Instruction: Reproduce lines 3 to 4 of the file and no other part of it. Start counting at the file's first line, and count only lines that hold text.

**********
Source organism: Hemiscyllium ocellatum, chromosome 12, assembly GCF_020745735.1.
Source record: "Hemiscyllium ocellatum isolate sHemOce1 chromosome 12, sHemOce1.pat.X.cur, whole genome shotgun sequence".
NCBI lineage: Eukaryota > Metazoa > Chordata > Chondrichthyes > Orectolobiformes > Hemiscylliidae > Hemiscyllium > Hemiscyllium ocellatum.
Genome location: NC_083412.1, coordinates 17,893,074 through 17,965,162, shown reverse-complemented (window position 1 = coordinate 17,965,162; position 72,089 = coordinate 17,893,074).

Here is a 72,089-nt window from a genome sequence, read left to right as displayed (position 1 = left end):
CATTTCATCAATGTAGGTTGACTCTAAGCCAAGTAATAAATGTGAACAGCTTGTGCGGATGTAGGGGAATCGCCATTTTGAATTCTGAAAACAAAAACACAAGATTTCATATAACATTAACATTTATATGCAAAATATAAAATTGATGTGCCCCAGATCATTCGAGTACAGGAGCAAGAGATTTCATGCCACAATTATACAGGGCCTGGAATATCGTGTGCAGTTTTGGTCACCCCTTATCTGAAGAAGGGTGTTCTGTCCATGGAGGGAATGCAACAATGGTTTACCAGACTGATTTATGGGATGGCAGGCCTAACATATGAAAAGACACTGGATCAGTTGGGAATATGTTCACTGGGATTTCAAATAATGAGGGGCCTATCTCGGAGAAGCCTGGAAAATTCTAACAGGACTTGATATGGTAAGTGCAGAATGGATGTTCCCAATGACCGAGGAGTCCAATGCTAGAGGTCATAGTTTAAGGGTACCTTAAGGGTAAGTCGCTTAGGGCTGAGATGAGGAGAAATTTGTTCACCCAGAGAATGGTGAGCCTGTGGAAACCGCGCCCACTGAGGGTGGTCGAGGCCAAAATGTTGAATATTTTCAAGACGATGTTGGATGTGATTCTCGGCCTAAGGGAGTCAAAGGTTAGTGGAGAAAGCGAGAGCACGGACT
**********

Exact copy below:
NCBI lineage: Eukaryota > Metazoa > Chordata > Chondrichthyes > Orectolobiformes > Hemiscylliidae > Hemiscyllium > Hemiscyllium ocellatum.
Genome location: NC_083412.1, coordinates 17,893,074 through 17,965,162, shown reverse-complemented (window position 1 = coordinate 17,965,162; position 72,089 = coordinate 17,893,074).